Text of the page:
How to use two micro-switches to control the direction of a motor

I am trying to control a 12V DC motor with two microswitches. The purpose of the two microswitches is to switch the direction of the motor. The motor is controlled using a h-bridge. To run the motor, the power source is a 9V battery.

Problem: Once I connect the two micro switches (ONLY ONE microswitch works at all times), it gives a random output. The 3 scenarios:

  1. One microswitch works perfectly and the other doesn't. Meaning once the microswitch is pressed, the motor switches direction but when I click the second microswitch, it does not switch direction.

  2. I press the working microswitch and it changes the direction multiple times (I'm assuming it detects multiple presses)

  3. None of the push buttons works...

I have a project due soon (less than one week), I would really appreciate it if you can help me.

Attached is a photo of breadboard and the micro-switches

ALSO, when I use 2 push buttons (located on the breadboard, not in the photo**), the direction of the motor switches perfectly just not with the micro-switches...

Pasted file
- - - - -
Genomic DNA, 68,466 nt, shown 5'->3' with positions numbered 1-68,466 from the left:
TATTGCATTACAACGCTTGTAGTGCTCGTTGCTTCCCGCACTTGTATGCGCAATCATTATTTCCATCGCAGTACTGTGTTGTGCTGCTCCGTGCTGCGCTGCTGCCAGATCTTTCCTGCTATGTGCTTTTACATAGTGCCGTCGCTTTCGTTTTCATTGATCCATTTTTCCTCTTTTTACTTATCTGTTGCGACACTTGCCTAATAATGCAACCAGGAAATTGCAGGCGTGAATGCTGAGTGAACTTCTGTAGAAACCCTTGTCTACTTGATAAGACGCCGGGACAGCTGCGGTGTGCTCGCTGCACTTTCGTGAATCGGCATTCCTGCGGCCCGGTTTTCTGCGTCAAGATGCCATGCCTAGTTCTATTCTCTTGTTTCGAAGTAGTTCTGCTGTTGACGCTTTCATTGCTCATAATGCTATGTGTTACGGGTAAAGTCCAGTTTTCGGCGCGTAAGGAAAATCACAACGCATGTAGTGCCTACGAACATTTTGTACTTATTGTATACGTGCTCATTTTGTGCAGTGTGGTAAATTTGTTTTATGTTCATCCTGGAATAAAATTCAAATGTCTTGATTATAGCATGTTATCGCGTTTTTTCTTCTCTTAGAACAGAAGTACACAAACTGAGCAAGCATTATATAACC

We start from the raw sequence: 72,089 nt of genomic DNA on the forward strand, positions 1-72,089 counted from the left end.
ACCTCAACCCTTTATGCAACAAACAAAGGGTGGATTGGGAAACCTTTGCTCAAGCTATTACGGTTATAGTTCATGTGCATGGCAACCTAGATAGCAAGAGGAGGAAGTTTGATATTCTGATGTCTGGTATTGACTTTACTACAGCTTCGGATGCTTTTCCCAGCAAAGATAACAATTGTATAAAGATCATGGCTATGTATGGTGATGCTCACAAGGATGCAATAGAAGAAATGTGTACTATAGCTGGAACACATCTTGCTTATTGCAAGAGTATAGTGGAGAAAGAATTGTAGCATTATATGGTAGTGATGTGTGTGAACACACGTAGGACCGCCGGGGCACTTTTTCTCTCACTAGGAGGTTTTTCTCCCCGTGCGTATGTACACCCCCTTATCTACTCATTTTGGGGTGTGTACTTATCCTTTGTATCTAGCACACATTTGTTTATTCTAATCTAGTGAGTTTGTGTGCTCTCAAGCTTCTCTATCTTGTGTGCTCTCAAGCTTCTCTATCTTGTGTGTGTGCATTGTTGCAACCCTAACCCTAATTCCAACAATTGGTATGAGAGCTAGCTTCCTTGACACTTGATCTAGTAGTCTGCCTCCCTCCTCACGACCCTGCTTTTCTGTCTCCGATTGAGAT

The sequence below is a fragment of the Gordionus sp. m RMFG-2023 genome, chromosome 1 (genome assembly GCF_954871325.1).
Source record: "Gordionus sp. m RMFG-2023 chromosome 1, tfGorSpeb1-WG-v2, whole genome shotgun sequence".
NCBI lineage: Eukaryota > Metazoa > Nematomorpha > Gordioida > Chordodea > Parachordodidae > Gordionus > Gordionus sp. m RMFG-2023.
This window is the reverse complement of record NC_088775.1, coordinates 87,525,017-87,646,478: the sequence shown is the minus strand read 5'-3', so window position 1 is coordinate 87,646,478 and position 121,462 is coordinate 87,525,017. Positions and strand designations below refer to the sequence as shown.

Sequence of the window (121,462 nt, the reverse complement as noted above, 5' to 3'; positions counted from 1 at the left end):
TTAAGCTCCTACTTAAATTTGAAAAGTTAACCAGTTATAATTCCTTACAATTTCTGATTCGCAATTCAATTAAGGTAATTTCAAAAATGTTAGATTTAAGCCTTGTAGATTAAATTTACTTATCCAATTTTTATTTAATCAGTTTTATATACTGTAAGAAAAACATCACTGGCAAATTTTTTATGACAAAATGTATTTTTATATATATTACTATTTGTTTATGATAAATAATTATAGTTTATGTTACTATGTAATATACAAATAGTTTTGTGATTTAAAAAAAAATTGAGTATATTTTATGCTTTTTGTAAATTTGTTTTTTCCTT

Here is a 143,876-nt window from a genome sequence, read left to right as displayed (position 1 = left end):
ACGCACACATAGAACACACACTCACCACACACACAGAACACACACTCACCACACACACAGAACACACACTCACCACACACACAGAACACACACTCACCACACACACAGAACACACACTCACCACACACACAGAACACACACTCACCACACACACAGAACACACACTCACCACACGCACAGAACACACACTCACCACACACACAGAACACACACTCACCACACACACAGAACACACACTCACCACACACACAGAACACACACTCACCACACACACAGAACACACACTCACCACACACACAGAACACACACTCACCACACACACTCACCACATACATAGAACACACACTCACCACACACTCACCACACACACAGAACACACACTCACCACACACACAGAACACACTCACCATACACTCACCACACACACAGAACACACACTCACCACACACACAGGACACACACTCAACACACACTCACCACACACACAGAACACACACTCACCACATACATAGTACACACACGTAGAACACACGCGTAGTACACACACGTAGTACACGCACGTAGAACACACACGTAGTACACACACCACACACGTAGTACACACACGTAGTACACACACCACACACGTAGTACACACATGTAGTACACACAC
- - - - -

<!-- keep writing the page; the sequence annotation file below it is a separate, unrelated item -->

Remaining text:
Arduino Starter Kit example
 Project 10  - Zoetrope
 This sketch is written to accompany Project 10 in the
 Arduino Starter Kit
 Parts required:
 two 10 kilohm resistors
 2 momentary pushbuttons
 one 10 kilohm potentiometer
 9V battery
 Created 13 September 2012
 by Scott Fitzgerald
 Thanks to Federico Vanzati for improvements
 This example code is part of the public domain 

const int controlPin1 = 2; // connected to pin 7 on the H-bridge
const int controlPin2 = 3; // connected to pin 2 on the H-bridge
const int enablePin = 9;   // connected to pin 1 on the H-bridge
const int directionSwitchPin = 4;  // connected to the switch for direction
const int directionSwitchPin1 = 6; //Connected to the switch1 for direction

// create some variables to hold values from your inputs
//int onOffSwitchState = 0;  // current state of the On/Off switch
//int previousOnOffSwitchState = 0; // previous position of the on/off switch
int directionSwitchState = 0;  // current state of the direction switch
int previousDirectionSwitchState = 0;  // previous state of the direction switch
int directionSwitchState1 = 0;  // current state of the direction switch1
int previousDirectionSwitchState1 = 0;  // previous state of the direction switch1

//int motorEnabled = 0; // Turns the motor on/off
//int motorSpeed = 0; // speed of the motor
int motorDirection = 1; // current direction of the motor

void setup(){
  // intialize the inputs and outputs
  pinMode(directionSwitchPin1, INPUT);
  pinMode(directionSwitchPin, INPUT);
  //pinMode(onOffSwitchStateSwitchPin, INPUT);
  pinMode(controlPin1, OUTPUT);
  pinMode(controlPin2, OUTPUT);
  //pinMode(enablePin, OUTPUT);

  // pull the enable pin LOW to start
  //digitalWrite(enablePin, LOW);

void loop(){
  // read the value of the on/off switch